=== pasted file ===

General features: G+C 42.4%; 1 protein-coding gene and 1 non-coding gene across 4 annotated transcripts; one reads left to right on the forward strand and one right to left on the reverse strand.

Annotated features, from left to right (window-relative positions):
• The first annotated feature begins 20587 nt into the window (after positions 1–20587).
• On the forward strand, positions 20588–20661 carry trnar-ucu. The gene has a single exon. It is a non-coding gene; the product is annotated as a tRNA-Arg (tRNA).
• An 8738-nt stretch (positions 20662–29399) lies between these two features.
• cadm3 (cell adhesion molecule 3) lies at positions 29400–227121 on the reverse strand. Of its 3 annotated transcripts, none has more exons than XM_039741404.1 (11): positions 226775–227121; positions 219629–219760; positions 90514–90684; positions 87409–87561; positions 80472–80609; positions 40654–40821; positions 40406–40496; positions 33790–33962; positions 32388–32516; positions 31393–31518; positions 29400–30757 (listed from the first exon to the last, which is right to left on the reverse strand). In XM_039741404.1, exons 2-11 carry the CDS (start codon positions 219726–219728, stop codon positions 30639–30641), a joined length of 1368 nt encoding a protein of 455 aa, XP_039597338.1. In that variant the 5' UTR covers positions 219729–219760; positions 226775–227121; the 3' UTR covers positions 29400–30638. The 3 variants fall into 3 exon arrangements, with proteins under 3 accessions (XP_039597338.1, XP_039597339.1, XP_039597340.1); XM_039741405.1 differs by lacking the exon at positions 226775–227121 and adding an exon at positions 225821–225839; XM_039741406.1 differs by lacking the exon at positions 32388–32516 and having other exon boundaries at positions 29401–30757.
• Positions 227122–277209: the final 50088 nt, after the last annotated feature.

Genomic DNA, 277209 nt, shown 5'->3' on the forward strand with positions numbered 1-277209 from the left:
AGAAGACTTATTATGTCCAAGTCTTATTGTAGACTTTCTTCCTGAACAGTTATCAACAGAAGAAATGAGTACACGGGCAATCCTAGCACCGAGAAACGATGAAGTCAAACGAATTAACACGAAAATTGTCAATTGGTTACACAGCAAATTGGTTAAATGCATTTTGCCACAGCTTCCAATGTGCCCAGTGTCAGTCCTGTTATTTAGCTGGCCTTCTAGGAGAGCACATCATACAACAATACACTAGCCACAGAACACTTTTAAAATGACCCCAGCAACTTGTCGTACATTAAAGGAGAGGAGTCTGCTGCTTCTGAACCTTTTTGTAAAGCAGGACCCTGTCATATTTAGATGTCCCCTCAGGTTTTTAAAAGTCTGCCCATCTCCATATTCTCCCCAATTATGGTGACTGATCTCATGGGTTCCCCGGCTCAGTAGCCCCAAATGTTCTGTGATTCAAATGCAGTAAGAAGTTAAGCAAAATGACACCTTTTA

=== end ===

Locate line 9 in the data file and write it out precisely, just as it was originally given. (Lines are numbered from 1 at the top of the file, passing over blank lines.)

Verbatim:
AGAAGACTTATTATGTCCAAGTCTTATTGTAGACTTTCTTCCTGAACAGTTATCAACAGAAGAAATGAGTACACGGGCAATCCTAGCACCGAGAAACGATGAAGTCAAACGAATTAACACGAAAATTGTCAATTGGTTACACAGCAAATTGGTTAAATGCATTTTGCCACAGCTTCCAATGTGCCCAGTGTCAGTCCTGTTATTTAGCTGGCCTTCTAGGAGAGCACATCATACAACAATACACTAGCCACAGAACACTTTTAAAATGACCCCAGCAACTTGTCGTACATTAAAGGAGAGGAGTCTGCTGCTTCTGAACCTTTTTGTAAAGCAGGACCCTGTCATATTTAGATGTCCCCTCAGGTTTTTAAAAGTCTGCCCATCTCCATATTCTCCCCAATTATGGTGACTGATCTCATGGGTTCCCCGGCTCAGTAGCCCCAAATGTTCTGTGATTCAAATGCAGTAAGAAGTTAAGCAAAATGACACCTTTTA